Absolute Return: A Modern Approach to Diversification

Absolute Return A Modern Approach to DiversificationWith interest rates still hovering near zero and the stock market remaining at record highs, the prospect for broad-market returns averaging the customary 8-10% into the future are dim, at least over the next decade. Investors, especially retirees, will need to pursue alternative strategies if they want to meet their retirement goals.

Absolute return is one such alternative strategy. And in a recent white paper, Putnam Investments argues that absolute return strategies offer modern diversification.

Absolute Return Defined

Absolute return strategies pursue returns independent of traditional benchmark indexes like the S&P 500 and the Barclays U.S. Aggregate Bond Index. They can “go anywhere,” investing in stocks, bonds, and alternative assets, and are thus considered flexible and “unconstrained.”

Absolute return funds focus on providing positive returns over targeted time frames, with less volatility than traditional stock or bond mutual funds. They also have the flexibility to pursue global investment opportunities, and to use “modern tools” in pursuit of positive returns in flat or declining markets.

Traditional Fund Shortcomings

According to the Investment Company Institute 2013 Fact Book, 92% of mutual fund assets are held by funds focused on a specific asset class – generally stocks or bonds or money-market securities. This doesn’t allow for true diversification within a single fund.

Traditional stock funds and bond funds follow and are measured against market benchmarks, such as the S&P 500 or the Barclays U.S. Aggregate. Since the performance of most stocks and bonds have fairly high correlation to their benchmarks, stock funds and bond funds inevitably have high levels of market risk; and since volatility is tied to market risk, traditional funds can’t escape it.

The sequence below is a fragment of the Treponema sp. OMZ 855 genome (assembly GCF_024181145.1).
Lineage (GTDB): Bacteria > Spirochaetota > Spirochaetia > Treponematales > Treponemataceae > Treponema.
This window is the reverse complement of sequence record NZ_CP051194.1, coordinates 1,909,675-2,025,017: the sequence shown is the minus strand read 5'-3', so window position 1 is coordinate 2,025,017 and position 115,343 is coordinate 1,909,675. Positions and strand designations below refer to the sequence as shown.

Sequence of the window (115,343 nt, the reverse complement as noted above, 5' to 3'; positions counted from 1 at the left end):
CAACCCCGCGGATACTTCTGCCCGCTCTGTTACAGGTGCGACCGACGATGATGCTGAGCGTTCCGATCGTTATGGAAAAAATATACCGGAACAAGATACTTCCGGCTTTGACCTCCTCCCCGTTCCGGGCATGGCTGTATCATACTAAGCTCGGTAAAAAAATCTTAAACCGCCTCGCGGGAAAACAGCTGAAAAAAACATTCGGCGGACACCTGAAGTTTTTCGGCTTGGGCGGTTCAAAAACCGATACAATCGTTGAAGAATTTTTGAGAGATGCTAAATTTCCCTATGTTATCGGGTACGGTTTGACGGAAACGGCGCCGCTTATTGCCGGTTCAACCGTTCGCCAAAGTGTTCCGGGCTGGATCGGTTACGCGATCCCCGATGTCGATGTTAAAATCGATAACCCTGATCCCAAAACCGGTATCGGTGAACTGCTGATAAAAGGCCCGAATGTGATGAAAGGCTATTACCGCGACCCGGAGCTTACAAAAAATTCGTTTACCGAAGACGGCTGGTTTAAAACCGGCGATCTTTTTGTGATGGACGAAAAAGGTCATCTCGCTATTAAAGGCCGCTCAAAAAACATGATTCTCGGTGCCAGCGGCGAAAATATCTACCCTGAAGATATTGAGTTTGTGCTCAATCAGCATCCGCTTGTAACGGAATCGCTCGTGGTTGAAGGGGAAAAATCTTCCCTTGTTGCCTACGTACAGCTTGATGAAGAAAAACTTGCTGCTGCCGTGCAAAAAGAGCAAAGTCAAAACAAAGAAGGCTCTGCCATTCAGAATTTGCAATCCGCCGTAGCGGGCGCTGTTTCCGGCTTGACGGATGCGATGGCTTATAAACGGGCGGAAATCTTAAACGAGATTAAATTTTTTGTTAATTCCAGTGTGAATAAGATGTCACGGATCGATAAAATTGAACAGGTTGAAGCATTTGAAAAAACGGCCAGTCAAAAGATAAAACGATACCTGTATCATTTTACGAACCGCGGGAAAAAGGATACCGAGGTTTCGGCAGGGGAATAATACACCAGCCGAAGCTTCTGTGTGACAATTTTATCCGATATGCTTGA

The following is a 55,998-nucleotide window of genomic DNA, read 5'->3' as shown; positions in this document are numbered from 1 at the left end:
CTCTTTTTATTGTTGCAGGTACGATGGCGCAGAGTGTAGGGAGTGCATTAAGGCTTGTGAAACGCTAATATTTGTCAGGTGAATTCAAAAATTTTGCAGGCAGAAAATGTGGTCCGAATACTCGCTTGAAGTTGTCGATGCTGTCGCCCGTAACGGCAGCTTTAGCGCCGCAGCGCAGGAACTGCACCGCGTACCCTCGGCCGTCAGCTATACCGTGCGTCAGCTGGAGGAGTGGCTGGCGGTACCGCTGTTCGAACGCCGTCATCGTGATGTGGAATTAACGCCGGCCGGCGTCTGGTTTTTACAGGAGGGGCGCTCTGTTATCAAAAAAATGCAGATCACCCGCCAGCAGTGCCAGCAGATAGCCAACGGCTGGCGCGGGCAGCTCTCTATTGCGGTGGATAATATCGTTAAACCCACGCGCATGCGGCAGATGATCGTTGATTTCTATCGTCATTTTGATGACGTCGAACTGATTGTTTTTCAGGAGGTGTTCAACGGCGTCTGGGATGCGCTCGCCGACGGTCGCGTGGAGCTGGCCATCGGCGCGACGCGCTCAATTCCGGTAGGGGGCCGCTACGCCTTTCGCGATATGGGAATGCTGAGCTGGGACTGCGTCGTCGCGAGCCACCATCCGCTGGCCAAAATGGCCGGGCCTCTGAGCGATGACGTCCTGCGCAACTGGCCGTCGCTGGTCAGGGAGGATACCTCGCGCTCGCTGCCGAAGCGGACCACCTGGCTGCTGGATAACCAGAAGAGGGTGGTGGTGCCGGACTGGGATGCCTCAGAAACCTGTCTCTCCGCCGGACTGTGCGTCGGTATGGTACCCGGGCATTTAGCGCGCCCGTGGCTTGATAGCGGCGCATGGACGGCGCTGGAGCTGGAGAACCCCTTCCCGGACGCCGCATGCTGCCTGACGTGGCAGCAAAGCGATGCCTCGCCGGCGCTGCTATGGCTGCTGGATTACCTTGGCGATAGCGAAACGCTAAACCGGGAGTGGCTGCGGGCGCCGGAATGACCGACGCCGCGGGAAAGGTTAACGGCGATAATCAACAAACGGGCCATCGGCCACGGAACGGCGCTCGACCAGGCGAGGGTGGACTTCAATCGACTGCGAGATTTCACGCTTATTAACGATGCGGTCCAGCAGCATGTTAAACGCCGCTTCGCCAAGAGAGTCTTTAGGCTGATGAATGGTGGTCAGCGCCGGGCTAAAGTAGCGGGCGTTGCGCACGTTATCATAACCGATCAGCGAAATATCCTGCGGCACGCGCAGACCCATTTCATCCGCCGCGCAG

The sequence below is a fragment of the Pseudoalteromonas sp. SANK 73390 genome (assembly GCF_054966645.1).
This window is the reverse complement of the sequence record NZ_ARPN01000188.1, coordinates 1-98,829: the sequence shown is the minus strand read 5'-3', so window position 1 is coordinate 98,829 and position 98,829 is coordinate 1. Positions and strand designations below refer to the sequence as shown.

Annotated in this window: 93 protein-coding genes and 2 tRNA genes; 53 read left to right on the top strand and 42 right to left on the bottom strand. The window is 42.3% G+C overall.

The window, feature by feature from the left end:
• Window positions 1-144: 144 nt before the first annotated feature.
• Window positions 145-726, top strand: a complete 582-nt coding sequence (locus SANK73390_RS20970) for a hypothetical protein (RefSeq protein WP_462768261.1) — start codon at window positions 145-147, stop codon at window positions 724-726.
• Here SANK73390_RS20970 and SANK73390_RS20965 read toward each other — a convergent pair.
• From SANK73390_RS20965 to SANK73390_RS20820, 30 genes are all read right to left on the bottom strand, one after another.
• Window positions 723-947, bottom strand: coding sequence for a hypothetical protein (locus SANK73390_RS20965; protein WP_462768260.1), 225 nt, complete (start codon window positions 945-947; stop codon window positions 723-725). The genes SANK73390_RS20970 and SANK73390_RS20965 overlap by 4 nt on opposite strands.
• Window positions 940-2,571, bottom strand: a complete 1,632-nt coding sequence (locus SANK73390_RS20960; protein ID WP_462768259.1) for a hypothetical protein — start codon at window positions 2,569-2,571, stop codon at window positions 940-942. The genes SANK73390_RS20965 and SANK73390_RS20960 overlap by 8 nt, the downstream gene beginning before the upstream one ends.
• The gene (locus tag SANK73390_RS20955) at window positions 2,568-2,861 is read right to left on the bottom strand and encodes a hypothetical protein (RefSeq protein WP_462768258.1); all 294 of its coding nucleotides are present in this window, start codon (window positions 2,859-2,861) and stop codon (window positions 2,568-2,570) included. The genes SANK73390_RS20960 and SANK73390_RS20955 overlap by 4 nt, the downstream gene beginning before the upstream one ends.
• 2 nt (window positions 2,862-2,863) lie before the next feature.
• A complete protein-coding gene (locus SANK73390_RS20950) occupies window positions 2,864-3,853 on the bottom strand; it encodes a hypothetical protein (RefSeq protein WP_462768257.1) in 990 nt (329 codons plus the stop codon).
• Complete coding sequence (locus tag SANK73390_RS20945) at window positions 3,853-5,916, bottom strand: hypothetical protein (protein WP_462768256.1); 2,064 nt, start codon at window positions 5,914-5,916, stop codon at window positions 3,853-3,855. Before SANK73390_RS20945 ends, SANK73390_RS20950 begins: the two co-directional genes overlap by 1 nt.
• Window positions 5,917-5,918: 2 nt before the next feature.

Over time, this volatility can take a bite out of returns, and bear markets can be especially devastating. Retired investors are particularly vulnerable: If a retiree’s portfolio suffered a 30% loss, then it would take him 3.5 years to recover the losses, assuming a 10% rate of return. But if market returns are much lower in the future, as many analysts project, then recovery from losses of more than 30% could be unachievable. With a 2% rate of return, it would take a retiree nearly 35 years to recover from a 50% loss, and most retirees don’t have 35 years.

Modern Strategy

This is why Putnam Investments argues that absolute return is a “modern strategy” that may provide benefit to “all kinds of investors.” Fund managers need the flexibility to go wherever the potential returns are, which includes asset classes other than stocks and bonds, and companies of national origin other than the United States.

Putnam’s own approach to absolute return involves prudent hedging to reduce market risk, and investments across asset classes, including REITs, commodities, and foreign currencies, in addition to U.S. and international stocks and bonds. Putnam’s funds also employ futures, forwards, and options for downside protection and the possibility of gains during bear markets.

Putnam’s Funds

Putnam’s absolute return strategies were previously available only to institutional investors, but now they’re available to retail investors as liquid alts. Each of the funds pursues positive returns above the returns of Treasury bills, with lower volatility than the broad markets.

All four funds also strive to produce lower volatility over time. As of March 31, PARTX had generated three-year returns of 1.23%, while PTRNX, PJMDX, and PDMAX had produced respective returns of 2.62%, 3.91%, and 6.72%.

For more information, download a pdf copy of the whitepaper.

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